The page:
A New History of the Arab World Gets the Story Right—Until It Comes to Jews and Christians

March 8 2018

First published in 2011, The Arabs: A History, by the Oxford Professor Eugene Rogan, has recently been issued in a revised and updated edition. Luma Simms finds it a useful book that admirably covers much ground in a single volume, but one that hews too closely to deeply flawed analyses that have become standard in academia. When it comes to the Middle East’s Jews and Christians, Rogan’s blind spots are particularly noticeable.

Rogan has unfortunately picked up some of the Arab attitude toward the Jews, although he does temper it. The Arab milieu—Christian and Muslim—is anti-Israel, and anti-Semitic. . . . Rogan is not anti-Semitic; but he does tend to be partial to the Muslim Arabs. As an Arab myself, I understand that he is trying to stay true to the Arab perspective, but his sympathies have blurred his objectivity. . . .

One thing stands out here as very peculiar: the author’s silence about what the Arabs did to the Jews after World War II. They killed them, confiscated their property and possessions, and drove them out of Arab lands. Aside from the one paragraph he gives to the pogrom in Iraq in 1941, there’s not much on what the Arab Muslims did to the Jews living in their midst throughout the region in the late 1940s and early 1950s. His being so tied to the Arab Muslim perspective leads him to minimize the virulent anti-Semitism in the Arab world to this day. . . .

Rogan himself consistently uses “occupier” when referring to Israel or Western nations—a noun he seldom uses for Ottoman or Arab conquerors, destroyers, or occupiers. . . . Arabs have maintained for years that the problems of their region would go away if they could get rid of the Jews, and Rogan does little to dispel that myth. The statistics show that the Arab lands have been essentially [rendered judenrein], yet the Arab world proceeds in chaos still. . . .

As for Middle Eastern Christians, Simms highlights Rogan’s highly apologetic treatment of devshirme, the Ottoman practice of kidnapping Christian children, forcibly converting them to Islam, and conscripting them into military service:

Rogan excuses [such practices] as a product of the times. . . . The Arabs maintains this double standard throughout. What is done to Jews and Christians is justified away, but the slightest injury to Muslims—real or imagined—is brought to the fore.

Read more at Law and Liberty

More about: Anti-Semitism, Arab anti-Semitism, History & Ideas, Middle East, Middle East Christianity

To Undermine Russian and Iranian Influence in Syria, the U.S. Must Go on the Offensive

March 22 2018

When Iranian-lead, pro-Assad forces attacked U.S. allies in Syria last month, they found themselves quickly overwhelmed by American firepower. The incident, writes Tony Badran, makes clear that the U.S. has the capability to push back against the Damascus-Tehran-Moscow axis. By taking a more aggressive approach while working closely with Israel, Badran argues, Washington can at once prevent Russia and Iran from cementing their control of Syria and avoid getting drawn into a wider conflict:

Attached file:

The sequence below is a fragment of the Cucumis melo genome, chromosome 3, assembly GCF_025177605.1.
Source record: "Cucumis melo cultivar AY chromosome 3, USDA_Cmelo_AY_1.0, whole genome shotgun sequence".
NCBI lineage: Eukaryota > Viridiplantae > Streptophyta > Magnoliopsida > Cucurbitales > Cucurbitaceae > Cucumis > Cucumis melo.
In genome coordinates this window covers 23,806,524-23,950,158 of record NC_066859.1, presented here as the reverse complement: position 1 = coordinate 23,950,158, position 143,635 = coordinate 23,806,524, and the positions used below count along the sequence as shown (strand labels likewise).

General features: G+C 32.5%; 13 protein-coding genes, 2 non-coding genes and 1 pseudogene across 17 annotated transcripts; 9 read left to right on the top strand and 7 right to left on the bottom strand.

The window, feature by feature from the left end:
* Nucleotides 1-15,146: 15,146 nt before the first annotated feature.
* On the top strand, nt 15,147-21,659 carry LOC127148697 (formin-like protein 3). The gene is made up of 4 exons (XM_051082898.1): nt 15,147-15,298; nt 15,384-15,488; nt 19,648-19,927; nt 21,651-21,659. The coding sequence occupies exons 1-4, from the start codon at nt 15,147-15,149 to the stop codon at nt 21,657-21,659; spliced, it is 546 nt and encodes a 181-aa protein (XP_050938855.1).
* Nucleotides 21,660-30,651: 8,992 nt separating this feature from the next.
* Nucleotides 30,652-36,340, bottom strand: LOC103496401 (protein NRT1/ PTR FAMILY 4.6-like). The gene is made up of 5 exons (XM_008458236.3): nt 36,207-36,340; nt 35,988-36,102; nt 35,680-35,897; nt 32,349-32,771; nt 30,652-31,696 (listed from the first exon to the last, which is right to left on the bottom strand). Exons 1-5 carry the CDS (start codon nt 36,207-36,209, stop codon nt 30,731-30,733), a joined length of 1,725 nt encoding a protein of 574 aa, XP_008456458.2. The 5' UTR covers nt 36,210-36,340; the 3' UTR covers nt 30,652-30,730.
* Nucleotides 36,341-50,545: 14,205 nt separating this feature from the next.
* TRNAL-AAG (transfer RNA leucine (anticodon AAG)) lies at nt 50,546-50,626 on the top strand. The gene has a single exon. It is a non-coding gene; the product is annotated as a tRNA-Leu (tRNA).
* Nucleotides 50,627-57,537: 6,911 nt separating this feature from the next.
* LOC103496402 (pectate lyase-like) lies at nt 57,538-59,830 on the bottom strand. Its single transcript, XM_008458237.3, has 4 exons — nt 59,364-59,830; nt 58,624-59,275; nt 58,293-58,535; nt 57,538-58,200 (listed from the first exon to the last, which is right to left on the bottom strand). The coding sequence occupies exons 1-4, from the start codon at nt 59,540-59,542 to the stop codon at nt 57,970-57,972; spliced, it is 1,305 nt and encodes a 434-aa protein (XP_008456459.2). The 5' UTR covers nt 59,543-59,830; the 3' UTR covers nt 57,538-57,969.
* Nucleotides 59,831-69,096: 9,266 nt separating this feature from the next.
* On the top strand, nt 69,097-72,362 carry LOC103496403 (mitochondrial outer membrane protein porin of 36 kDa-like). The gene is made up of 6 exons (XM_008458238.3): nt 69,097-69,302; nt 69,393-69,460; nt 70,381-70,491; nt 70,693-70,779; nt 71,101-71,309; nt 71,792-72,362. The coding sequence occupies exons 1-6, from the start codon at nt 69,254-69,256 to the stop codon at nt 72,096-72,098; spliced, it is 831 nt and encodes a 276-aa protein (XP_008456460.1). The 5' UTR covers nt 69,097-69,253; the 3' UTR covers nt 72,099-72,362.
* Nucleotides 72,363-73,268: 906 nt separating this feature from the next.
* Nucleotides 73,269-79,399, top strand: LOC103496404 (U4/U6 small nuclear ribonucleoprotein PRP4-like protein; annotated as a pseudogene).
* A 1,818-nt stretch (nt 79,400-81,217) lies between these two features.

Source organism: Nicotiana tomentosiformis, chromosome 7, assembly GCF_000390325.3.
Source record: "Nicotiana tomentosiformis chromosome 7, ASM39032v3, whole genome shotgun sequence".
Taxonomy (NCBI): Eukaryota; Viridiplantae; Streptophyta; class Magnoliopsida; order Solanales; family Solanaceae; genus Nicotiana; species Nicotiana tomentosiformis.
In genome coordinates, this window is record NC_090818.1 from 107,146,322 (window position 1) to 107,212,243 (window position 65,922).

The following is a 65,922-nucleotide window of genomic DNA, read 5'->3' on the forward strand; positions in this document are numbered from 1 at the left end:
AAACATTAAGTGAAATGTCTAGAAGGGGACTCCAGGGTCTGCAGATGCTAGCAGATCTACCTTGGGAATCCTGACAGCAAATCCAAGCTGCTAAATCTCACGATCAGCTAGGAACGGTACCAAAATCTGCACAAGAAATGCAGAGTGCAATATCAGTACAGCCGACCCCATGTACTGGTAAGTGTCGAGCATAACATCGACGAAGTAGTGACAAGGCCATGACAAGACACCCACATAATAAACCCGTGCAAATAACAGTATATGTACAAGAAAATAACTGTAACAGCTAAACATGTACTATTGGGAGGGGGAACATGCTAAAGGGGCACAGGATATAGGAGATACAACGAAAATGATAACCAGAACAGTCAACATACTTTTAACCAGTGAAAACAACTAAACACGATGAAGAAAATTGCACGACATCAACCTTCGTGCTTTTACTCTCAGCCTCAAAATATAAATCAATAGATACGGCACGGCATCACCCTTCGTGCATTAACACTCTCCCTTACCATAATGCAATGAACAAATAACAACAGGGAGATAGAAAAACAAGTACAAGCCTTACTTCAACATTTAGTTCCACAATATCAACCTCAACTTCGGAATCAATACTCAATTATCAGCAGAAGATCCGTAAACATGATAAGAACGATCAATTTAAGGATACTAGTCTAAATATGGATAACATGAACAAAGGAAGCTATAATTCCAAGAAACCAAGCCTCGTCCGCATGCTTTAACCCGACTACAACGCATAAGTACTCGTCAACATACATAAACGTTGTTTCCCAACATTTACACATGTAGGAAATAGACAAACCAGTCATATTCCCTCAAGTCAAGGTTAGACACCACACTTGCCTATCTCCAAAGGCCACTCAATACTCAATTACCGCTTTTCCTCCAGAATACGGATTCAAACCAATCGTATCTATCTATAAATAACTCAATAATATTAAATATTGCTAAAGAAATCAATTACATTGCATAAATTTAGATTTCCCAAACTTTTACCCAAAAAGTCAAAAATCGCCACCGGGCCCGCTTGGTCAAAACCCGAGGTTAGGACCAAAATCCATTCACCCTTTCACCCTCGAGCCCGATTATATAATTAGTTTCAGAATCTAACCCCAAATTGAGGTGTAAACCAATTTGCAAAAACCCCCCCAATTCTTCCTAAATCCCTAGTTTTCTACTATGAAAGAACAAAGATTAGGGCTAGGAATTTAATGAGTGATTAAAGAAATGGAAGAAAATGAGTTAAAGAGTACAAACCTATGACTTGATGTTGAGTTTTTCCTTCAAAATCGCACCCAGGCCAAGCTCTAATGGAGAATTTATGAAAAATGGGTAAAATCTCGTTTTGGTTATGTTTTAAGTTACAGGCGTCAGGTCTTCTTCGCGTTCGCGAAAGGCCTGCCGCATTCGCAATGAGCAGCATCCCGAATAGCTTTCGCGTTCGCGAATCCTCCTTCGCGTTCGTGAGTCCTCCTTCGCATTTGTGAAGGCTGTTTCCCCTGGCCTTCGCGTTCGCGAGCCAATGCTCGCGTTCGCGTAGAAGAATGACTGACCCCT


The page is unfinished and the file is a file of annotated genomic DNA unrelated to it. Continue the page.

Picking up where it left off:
Israeli assets can augment U.S. capabilities considerably. A few days after the skirmish in Deir Ezzour in February, Iran flew a drone into Israeli air space. Israel responded by destroying the Iranian command center at the Tiyas military air base near Palmyra, and then proceeded to bomb a large number of Iranian and Assad-regime targets. The episode again underscored the vulnerability of Iran, to say nothing of the brittle Assad regime. Close coordination with Israel to expand this ongoing targeting campaign against Iranian and Hizballah infrastructure, senior cadres, and logistical routes, and amplifying it with U.S. assets in the region, would have a devastating effect on Iran’s position in Syria.

By going on the offensive, the U.S. will also strengthen Israel’s hand with Russia, reducing Jerusalem’s need to petition the Kremlin and thereby diminishing Moscow’s ability to position itself as an arbiter on Israeli security. For instance, instead of haggling with Russia to obtain its commitment to keep Iran five or seven kilometers away from the Israeli border, the U.S. could adopt the Israeli position on Iran’s entrenchment in Syria and assist Israel in enforcing it. Such a posture would have a direct effect on another critical ally, Jordan, whose role is of high importance in southern Syria and in the U.S. zone in the east.

Assad and Iran are the scaffolding on which the Russian position stands. Targeting them, therefore, undercuts Moscow and reduces its leverage. By merely forcing Russia to respect Israeli and Jordanian needs on the border, the U.S. would undermine Russia’s attempt, more generally, to leverage its position in Syria to make headway into the U.S. alliance system. In addition to adopting a more offensive military posture, the U.S. should also intensify the economic chokehold on Assadist Syria.

Read more at Caravan

More about: Hizballah, Iran, Israeli Security, Politics & Current Affairs, Russia, Syrian civil war, U.S. Foreign policy